Be it Whitehorse or Halifax, PEI or Sherbrooke, winter or summer, Prime Minister Stephen Harper helped open every Canada Games since his election in 2006.
Every Games that is except the 25th edition that began Feb. 13 in Prince George.
Judging from an extended Facebook posting started by Prince George councillor Brian Skakun, reaction to the federal Conservative leaders' seeming snub of the city is mixed, ranging from anger and regret to indifference and sympathy. Explanations from the Prime Minister's Office have been vaguer still - in response to a series of questions on Harper's no-show posed by Prince George-based CBC journalist Andrew Kurjata (pgc.cc/1Dnble2), the PMO wrote in an email: "Our government was represented at the Canada Winter Games by its Minister of Sport Bal Gosal."
Speaking at the Otway Nordic Ski Center Saturday, Gosal insisted Harper is "probably the greatest sports fan in our country." Unfortunately, Gosal explained, the prime minister was unable to make it to Prince George and the Games due to "logistics."
"(Harper has) got a very hectic and busy schedule and he tries to attend as many events as he can," said Gosal "It's just a schedule issue... the logistics and how things work out. That's the only reason."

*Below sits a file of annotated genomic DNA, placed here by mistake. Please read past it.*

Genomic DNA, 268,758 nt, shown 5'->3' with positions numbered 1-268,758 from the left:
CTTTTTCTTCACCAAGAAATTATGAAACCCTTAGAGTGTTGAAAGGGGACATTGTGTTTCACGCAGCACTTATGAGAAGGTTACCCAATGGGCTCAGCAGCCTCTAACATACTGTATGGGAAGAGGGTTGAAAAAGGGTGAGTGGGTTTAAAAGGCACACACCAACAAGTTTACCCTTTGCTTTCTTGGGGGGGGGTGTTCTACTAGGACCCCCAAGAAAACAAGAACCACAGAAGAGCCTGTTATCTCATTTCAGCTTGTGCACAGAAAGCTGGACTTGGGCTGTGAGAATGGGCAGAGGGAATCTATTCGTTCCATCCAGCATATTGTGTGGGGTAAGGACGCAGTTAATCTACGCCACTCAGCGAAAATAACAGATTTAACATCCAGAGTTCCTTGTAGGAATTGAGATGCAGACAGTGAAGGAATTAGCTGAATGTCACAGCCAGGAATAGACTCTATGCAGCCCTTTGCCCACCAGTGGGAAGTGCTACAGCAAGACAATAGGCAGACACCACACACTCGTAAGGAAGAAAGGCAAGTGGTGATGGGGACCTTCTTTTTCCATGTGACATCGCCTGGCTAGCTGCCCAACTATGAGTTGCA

Gosal also pointed out Harper taped a video message that was played during the opening ceremony at CN Centre.
According to the prime minister's website, Harper was in Quebec on Feb. 13 as part of a two-day tour of that province. As part of his visit, he celebrated the 61st Quebec Winter Carnaval with the festival's official mascot Bonhomme.
Neither Thomas Mulcair, the NDP's leader of the Official Opposition nor federal Liberal leader Justin Trudeau visited Prince George during the Games.
It is unclear how Harper's Games attendance stacks up against past prime ministers. Joel Allard of the Canada Games said, while the organization does invite the sitting prime minister to the event, it does not keep a list of which prime ministers attended which Games; he did say Lester B. Pearson attended the first Canada Games in 1967 in Quebec City.
Paul Martin attended the last Games in B.C. in Kelowna in 1993.